Research ArticleMATERIALS SCIENCE

Molecular engineered conjugated polymer with high thermal conductivity

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Science Advances  30 Mar 2018:
Vol. 4, no. 3, eaar3031
DOI: 10.1126/sciadv.aar3031
  • Fig. 1 oCVD synthesis process, molecular structure, and film morphology.

    (A) P3HT/FeCl3 thin film. Left: Initialization of the film growth with adsorbed monomer (3-hexylthiophene) and oxidant (FeCl3) from their vapor phase and the continuous growth of the nanorod-like structures. Middle: Schematic of the microstructure of the doped P3HT film; ordered chain grains (red and blue shades) are π-π stacking assemblies, whereas disordered chain grains have rigid backbones with suppressed distortions. Right: Extended chains in quinoid form grown on FeCl3. The (bi)polarons are present in the doped P3HT backbone. (B) P3HT thin film. Methanol rinsing removes excess oxidant and de-dopes (reducing) the P3HT backbone. Middle: Schematic of the microstructure of the de-doped P3HT film showing ordered chain assemblies via π-π stacking (red shades) and extended chains with suppressed distortions, which originate from the quinoid structures in (A). Unlike coiled and entangled chains in typical polymers (fig. S2A), the extended chains of the de-doped P3HT are obtained (fig. S2B). (C to F) Film morphology characterized by tapping-mode AFM. (C) P3HT/FeCl3 grown at 45°C (40-min polymerization). (D) P3HT/FeCl3 grown at 85°C (40-min polymerization). The surface roughness (Ra) for both 45°C- and 85°C-grown P3HT/FeCl3 is more than 80 nm. (E) For the 45°C-grown P3HT, the roughness is ~13.8 nm. (F) For the 85°C-grown P3HT, the roughness is ~14.5 nm.

  • Fig. 2 Measured thermal conductivity using TDTR.

    Temperature-dependent thermal conductivity of P3HT films grown on glass substrates. The green spheres were measured from a 45°C-grown P3HT film and show a thermal conductivity as high as 2.2 W/m·K. The averages of 20 transient thermoreflectance measurements at 9-, 6-, and 3-MHz modulation frequencies are plotted. The error bars mark 2 SDs (95% confidence interval). All the samples measured were intrinsic P3HT (de-doped), rather than P3HT/FeCl3 (doped).

  • Fig. 3 Absorption and emission spectra.

    (A) UV-vis-NIR spectra of the 45°C- and 85°C-grown P3HT/FeCl3 films on glass substrates. Typical absorption bands of the (bi)polarons are observed at 700 to 900 nm and 1800 nm, suggesting that quinoid structures are formed during polymerization (Fig. 1A). The (bi)polaron peaks in the 85°C-grown sample are blue-shifted. a.u., arbitrary units. (B) Absorption and emission spectra of intrinsic P3HT films on glass substrates. In the absorption spectra, the absorbance peak occurs at a longer wavelength for the 45°C-grown P3HT sample, suggesting a longer conjugation length than in the 85°C-grown P3HT. In the photoluminescence spectra, a smaller Stokes shift in the 45°C-grown P3HT film suggests less conformational strain in the ground state than in the 85°C-grown P3HT. All spectral intensities have been normalized with respect to their peaks corresponding to the π-π* transition.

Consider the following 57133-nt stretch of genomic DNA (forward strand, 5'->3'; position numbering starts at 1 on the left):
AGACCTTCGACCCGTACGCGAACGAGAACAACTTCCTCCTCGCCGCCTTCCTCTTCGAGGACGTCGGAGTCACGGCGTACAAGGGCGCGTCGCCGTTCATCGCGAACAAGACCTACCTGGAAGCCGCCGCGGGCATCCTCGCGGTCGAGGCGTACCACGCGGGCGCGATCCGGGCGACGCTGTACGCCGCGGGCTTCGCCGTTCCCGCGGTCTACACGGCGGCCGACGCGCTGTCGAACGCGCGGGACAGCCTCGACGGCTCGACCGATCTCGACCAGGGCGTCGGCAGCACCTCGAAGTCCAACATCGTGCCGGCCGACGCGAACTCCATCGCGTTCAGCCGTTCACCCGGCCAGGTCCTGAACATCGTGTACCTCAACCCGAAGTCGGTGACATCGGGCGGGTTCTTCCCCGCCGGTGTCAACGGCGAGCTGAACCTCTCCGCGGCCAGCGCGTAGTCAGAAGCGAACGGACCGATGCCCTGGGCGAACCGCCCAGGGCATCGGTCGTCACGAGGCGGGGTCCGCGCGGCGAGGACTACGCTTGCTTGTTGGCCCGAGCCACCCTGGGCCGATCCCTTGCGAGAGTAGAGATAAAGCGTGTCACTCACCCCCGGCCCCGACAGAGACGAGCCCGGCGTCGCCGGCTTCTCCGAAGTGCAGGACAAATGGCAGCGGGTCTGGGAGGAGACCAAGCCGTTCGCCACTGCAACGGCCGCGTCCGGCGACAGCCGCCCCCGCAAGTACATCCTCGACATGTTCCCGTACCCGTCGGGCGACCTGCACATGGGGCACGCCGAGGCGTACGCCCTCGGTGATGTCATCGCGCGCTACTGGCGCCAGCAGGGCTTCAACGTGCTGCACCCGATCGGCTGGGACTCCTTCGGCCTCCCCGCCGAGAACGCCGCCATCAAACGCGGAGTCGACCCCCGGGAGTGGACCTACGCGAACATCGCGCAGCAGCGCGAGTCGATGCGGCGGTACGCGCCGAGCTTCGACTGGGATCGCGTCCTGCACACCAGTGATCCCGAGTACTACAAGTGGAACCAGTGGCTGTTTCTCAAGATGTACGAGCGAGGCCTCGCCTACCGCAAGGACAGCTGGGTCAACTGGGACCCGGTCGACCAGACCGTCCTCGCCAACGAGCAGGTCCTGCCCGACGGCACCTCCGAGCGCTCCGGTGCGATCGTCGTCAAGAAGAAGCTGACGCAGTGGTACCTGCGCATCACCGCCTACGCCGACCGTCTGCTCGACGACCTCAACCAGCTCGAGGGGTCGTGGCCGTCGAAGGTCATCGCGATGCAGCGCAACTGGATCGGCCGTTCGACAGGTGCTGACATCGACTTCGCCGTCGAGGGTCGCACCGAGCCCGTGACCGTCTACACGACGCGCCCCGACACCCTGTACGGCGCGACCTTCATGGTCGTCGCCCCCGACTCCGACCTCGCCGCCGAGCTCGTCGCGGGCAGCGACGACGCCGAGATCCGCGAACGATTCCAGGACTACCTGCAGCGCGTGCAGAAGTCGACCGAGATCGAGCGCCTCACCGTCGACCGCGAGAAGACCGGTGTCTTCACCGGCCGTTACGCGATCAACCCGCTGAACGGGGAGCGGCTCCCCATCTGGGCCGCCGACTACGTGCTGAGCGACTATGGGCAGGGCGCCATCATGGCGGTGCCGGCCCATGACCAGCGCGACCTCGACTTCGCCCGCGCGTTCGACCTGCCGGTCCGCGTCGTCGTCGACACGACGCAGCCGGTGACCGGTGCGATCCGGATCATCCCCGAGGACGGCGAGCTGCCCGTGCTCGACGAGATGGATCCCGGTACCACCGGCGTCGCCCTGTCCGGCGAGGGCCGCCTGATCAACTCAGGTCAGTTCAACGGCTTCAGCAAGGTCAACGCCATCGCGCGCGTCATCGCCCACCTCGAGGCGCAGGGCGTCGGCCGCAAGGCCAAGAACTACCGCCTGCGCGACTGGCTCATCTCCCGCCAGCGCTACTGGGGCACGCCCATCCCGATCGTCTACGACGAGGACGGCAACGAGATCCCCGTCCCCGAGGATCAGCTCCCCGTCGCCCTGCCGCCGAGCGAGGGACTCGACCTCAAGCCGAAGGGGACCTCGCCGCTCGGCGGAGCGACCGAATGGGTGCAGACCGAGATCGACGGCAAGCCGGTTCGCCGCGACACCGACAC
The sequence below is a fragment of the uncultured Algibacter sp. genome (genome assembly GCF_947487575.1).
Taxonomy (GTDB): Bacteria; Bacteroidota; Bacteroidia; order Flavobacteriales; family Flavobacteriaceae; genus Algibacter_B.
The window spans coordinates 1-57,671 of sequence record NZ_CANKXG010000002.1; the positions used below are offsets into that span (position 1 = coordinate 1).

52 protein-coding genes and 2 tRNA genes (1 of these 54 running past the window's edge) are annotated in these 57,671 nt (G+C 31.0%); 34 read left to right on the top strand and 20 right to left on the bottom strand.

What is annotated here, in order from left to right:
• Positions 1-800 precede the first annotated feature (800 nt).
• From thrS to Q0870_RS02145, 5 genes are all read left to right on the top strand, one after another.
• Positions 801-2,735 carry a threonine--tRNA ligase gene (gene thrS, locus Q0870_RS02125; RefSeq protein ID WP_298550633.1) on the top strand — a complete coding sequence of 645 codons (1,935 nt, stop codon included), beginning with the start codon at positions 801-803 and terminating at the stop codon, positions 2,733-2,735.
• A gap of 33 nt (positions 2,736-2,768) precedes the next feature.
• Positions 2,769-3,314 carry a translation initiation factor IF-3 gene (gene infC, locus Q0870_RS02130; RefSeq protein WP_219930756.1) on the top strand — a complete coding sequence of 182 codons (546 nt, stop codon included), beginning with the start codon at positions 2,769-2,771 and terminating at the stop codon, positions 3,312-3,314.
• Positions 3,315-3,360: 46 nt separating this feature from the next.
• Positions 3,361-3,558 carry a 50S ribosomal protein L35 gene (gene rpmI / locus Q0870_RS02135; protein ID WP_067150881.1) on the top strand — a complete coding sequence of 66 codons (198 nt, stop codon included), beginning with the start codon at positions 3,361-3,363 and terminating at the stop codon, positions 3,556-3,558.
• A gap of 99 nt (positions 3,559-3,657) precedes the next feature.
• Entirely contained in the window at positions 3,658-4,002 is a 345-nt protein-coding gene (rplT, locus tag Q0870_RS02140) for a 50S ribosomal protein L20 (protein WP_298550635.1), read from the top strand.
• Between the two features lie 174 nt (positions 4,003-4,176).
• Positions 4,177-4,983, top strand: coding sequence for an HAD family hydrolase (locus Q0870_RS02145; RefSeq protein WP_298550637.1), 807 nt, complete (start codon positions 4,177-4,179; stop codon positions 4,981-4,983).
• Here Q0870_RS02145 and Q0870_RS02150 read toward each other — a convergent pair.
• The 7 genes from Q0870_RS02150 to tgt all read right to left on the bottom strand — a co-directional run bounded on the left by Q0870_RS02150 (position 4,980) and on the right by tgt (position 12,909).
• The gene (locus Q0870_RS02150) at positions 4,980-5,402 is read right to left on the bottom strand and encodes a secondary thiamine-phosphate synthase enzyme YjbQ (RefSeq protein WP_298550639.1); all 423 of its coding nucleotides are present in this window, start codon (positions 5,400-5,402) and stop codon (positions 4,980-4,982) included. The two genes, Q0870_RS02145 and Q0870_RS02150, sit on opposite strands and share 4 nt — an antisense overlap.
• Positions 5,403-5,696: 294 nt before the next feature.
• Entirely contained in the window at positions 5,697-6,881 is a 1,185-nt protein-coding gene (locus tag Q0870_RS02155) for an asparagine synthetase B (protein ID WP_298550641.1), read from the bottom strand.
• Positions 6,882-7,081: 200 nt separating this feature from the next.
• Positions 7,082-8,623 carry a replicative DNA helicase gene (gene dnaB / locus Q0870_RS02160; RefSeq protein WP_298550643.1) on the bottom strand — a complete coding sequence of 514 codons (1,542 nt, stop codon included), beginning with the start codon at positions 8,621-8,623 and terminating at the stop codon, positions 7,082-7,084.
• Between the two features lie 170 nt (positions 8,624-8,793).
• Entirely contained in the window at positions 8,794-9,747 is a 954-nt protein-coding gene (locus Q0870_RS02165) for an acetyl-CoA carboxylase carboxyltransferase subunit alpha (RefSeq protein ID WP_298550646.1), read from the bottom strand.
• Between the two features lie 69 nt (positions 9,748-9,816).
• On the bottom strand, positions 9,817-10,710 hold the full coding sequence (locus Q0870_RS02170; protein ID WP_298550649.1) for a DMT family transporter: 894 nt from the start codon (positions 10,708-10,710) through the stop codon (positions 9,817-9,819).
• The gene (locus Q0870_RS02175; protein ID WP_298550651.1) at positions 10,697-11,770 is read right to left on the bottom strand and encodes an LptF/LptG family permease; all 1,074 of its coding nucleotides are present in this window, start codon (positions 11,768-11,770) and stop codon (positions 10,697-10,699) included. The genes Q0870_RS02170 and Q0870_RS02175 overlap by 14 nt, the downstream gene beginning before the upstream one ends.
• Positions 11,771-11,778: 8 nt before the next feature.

• Fig. 4 Atomic-level characterization by x-ray scattering.

    (A) GIWAXS pattern of the 45°C-grown P3HT on glass substrate and characteristic Bragg scatterings by the {0k0} and {h00} plane groups are observed. The ring-shaped scattering pattern suggests that, in addition to an amorphous phase, there are crystalline regions with no preferred orientation. (B) GIWAXS pattern of the 85°C-grown P3HT on glass substrate suggests that the amorphous phase is dominant.

Supplementary Materials

  • Supplementary material for this article is available at http://advances.sciencemag.org/cgi/content/full/4/3/eaar3031/DC1

    section S1. Materials and Methods

    section S2. Characterizations

    table S1. Molecular weight and molecular weight distribution.

    fig. S1. Synthesis mechanism and molecular structure.

    fig. S2. Cartoon for P3HT backbone conformation.

    fig. S3. Morphology, thickness, elemental analysis, and x-ray scattering characterization.

    fig. S4. NMR spectroscopy.

    fig. S5. Specific heat analysis and Raman spectroscopy.

    fig. S6. Schematic of the TDTR method for thermal conductivity measurement.

    fig. S7. Measured thermal conductivity for multiple samples at 300 K.

    fig. S8. Temperature-dependent TDTR data.

    fig. S9. TDTR sensitivity analysis.

    fig. S10. TDTR uncertainty analysis.

    References (3640)

  • Supplementary Materials

    This PDF file includes:

    • section S1. Materials and Methods
    • section S2. Characterizations
    • table S1. Molecular weight and molecular weight distribution.
    • fig. S1. Synthesis mechanism and molecular structure.
    • fig. S2. Cartoon for P3HT backbone conformation.
    • fig. S3. Morphology, thickness, elemental analysis, and x-ray scattering characterization.
    • fig. S4. NMR spectroscopy.
    • fig. S5. Specific heat analysis and Raman spectroscopy.
    • fig. S6. Schematic of the TDTR method for thermal conductivity measurement.
    • fig. S7. Measured thermal conductivity for multiple samples at 300 K.
    • fig. S8. Temperature-dependent TDTR data.
    • fig. S9. TDTR sensitivity analysis.
    • fig. S10. TDTR uncertainty analysis.
    • References (36–40)

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